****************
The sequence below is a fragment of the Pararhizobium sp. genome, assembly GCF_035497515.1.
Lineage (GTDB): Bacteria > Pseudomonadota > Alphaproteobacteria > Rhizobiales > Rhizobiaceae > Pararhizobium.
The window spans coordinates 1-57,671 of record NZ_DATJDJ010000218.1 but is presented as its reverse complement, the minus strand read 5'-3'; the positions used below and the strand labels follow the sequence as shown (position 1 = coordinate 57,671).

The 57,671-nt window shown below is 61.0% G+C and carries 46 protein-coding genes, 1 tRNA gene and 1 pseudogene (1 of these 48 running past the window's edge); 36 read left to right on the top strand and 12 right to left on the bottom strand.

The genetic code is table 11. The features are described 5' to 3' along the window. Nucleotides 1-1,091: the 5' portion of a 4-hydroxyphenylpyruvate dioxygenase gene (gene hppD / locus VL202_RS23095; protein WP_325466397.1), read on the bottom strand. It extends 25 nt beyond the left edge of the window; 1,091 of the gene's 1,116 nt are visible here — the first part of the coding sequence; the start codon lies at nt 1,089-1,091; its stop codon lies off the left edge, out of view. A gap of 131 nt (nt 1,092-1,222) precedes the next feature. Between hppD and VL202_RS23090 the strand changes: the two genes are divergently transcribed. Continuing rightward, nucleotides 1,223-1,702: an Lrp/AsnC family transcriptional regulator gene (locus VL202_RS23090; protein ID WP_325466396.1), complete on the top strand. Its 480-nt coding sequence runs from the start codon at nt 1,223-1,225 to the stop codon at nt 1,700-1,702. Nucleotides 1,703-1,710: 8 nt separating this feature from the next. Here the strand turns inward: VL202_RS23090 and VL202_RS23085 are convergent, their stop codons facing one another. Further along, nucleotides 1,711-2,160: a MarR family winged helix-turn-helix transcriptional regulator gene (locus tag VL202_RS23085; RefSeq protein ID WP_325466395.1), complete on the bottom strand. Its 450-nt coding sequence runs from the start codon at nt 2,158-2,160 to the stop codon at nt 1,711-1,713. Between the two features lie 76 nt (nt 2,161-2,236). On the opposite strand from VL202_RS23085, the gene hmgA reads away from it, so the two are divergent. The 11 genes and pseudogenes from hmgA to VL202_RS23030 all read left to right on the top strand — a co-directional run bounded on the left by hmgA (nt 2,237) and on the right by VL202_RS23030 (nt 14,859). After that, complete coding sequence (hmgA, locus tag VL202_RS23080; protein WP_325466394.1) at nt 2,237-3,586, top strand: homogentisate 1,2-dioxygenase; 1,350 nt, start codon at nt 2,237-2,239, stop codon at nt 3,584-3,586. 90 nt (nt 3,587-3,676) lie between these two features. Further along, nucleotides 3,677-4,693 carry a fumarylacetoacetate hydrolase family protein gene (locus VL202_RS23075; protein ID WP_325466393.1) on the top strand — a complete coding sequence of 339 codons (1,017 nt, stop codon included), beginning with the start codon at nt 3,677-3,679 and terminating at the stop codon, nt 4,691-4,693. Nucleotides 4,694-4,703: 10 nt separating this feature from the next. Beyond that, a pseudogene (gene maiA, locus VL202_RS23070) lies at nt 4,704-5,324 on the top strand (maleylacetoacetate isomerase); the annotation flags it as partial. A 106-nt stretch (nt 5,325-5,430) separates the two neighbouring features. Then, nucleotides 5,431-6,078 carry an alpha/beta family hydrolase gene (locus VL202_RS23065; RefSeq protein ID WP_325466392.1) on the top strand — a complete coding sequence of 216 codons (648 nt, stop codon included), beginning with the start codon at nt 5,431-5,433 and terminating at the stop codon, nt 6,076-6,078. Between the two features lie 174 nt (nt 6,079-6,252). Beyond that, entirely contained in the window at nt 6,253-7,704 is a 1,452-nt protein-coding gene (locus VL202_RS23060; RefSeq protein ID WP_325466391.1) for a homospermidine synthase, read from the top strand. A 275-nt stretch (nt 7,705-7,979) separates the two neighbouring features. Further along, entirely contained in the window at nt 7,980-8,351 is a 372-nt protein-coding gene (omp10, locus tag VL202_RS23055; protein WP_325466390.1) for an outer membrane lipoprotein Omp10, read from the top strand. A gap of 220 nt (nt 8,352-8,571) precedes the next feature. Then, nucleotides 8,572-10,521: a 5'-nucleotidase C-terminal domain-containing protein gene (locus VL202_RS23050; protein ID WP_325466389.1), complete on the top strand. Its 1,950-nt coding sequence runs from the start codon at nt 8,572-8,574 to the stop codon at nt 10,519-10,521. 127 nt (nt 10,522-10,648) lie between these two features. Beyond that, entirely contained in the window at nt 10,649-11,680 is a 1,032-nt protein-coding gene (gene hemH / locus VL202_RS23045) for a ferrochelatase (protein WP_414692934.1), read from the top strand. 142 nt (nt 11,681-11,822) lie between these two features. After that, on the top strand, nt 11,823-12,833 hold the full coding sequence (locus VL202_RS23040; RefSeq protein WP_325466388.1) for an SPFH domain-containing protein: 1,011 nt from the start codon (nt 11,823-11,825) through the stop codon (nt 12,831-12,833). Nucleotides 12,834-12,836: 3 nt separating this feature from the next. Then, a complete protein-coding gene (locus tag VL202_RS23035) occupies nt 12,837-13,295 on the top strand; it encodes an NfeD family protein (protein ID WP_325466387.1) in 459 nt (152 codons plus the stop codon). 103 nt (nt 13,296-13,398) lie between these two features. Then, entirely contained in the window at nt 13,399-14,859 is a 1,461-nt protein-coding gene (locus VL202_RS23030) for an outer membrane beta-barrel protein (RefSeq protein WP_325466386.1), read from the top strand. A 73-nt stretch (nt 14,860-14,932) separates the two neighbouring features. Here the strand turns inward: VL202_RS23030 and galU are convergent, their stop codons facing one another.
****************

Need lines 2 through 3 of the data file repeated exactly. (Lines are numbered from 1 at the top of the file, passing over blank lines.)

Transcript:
Lineage (GTDB): Bacteria > Pseudomonadota > Alphaproteobacteria > Rhizobiales > Rhizobiaceae > Pararhizobium.
The window spans coordinates 1-57,671 of record NZ_DATJDJ010000218.1 but is presented as its reverse complement, the minus strand read 5'-3'; the positions used below and the strand labels follow the sequence as shown (position 1 = coordinate 57,671).